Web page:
Airport dream not taking off 

Council again defeats funding request to investigate airport feasibility study in close vote

It was a case of déjà vu on Monday night as council once again quashed plans to investigate the possibility of a Whistler airport for the second time in three months.

This time instead of municipal staff asking council to authorize $20,000 for an airport feasibility study the request came from Councillor Nick Davies on behalf of the Whistler 2020 economic task force.

That task force is made up of a number of community stakeholders who have identified an airport as the number one priority for the resort’s economy.

Davies was attempting to fast track that priority at their request.

"We need to do something about the state of the economy if we can," said Davies, in his pitch to get council to endorse spending the money.

He asked council to approve $20,000 to investigate the feasibility of an airport in the Brandywine area on the resort’s southern boundary.

But, just as they did three months ago when staff came forward with the same request, council shot down the appeal for funds.

Only Mayor Hugh O’Reilly and Councillor Gordon McKeever stood behind Davies.

"This seems to be a knee-jerk reaction," said Councillor Ken Melamed.

He suggested a tongue in cheek amendment to Davies’ request that council approve $20,000 for the top priorities in each of the 16 Whistler 2020 task forces. Those include the resident housing task force, the resident affordability task force and the transportation task force.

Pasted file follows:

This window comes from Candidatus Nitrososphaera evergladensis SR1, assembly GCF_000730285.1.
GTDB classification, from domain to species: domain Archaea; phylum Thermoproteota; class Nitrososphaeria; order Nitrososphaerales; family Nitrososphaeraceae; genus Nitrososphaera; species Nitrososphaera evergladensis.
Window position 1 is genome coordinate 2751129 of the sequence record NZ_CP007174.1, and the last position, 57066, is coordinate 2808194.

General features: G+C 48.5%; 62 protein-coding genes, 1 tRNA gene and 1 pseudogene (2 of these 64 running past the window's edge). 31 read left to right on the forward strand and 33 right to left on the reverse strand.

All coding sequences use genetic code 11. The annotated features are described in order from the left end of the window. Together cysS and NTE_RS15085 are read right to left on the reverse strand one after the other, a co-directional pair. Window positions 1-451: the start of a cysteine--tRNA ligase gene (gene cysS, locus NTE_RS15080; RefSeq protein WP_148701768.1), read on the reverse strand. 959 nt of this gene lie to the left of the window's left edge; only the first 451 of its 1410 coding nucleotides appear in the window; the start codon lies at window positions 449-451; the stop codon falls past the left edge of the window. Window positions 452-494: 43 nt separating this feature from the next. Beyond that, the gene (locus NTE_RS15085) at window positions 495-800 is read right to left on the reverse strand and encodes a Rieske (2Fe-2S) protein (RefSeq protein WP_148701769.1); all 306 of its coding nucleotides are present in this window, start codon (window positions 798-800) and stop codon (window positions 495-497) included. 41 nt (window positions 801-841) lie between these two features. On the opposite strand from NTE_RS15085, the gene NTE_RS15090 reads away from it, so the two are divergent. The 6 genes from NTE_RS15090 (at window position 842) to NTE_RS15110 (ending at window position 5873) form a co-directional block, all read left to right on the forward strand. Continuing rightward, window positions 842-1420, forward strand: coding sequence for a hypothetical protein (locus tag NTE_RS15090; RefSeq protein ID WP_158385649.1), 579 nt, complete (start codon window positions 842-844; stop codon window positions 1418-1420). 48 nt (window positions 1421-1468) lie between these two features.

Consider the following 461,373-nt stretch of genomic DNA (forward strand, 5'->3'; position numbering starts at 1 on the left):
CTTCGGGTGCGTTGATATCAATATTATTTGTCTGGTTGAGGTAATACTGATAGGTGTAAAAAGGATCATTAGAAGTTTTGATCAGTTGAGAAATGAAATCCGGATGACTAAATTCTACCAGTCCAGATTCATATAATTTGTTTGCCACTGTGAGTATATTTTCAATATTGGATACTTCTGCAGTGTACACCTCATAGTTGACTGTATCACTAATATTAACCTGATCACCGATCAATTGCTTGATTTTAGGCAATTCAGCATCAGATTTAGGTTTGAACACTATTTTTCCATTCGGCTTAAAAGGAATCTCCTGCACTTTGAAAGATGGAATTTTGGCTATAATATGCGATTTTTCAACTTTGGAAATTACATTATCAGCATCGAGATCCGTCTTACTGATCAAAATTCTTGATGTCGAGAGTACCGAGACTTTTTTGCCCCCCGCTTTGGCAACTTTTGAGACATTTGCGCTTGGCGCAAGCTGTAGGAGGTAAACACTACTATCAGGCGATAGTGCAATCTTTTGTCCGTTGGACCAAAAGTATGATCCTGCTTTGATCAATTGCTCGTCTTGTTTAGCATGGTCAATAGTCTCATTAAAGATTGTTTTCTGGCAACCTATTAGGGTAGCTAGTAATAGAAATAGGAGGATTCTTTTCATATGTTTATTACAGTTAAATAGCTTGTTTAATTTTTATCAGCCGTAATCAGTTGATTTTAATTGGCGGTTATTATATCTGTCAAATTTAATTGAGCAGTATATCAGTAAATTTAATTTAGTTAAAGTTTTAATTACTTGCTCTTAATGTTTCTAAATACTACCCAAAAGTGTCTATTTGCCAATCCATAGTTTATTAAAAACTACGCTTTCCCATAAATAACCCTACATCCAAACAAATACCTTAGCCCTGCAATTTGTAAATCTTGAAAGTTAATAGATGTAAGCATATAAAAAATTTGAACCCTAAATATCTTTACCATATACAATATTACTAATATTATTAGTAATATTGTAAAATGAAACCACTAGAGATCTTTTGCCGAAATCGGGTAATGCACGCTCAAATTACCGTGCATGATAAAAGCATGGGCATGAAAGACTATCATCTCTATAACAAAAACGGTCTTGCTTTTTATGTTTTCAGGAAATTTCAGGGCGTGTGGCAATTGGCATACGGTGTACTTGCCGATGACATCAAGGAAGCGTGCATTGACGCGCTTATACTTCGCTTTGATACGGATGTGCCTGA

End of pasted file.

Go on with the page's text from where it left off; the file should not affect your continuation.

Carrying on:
There are more than 150 recommendations coming from all the task forces that have to be budgeted for added Melamed.

The $20,000 feasibility study would have determined if a Whistler airport is even technically viable. The Brandywine site can only work if the airport had RNP (required navigational procedure) technology. It is not clear whether that technology would work in Brandywine – an outstanding question the study would have answered once and for all.

Instead of $20,000 Melamed suggested they approve a $2,000 community survey which would determine how many people in the community even want an airport.

"People are not going to want to live in the path of 737’s," he said.

That’s a question the Pemberton community still needs to ask itself too.

The Village of Pemberton is moving along with plans for their airport. It still remains to be seen if the airport will stay a local airport or become a regional facility.

After a meeting this week, Pemberton council is now working to collect weather data and grant money too.

They are hoping to have a strategic plan finished by early September.


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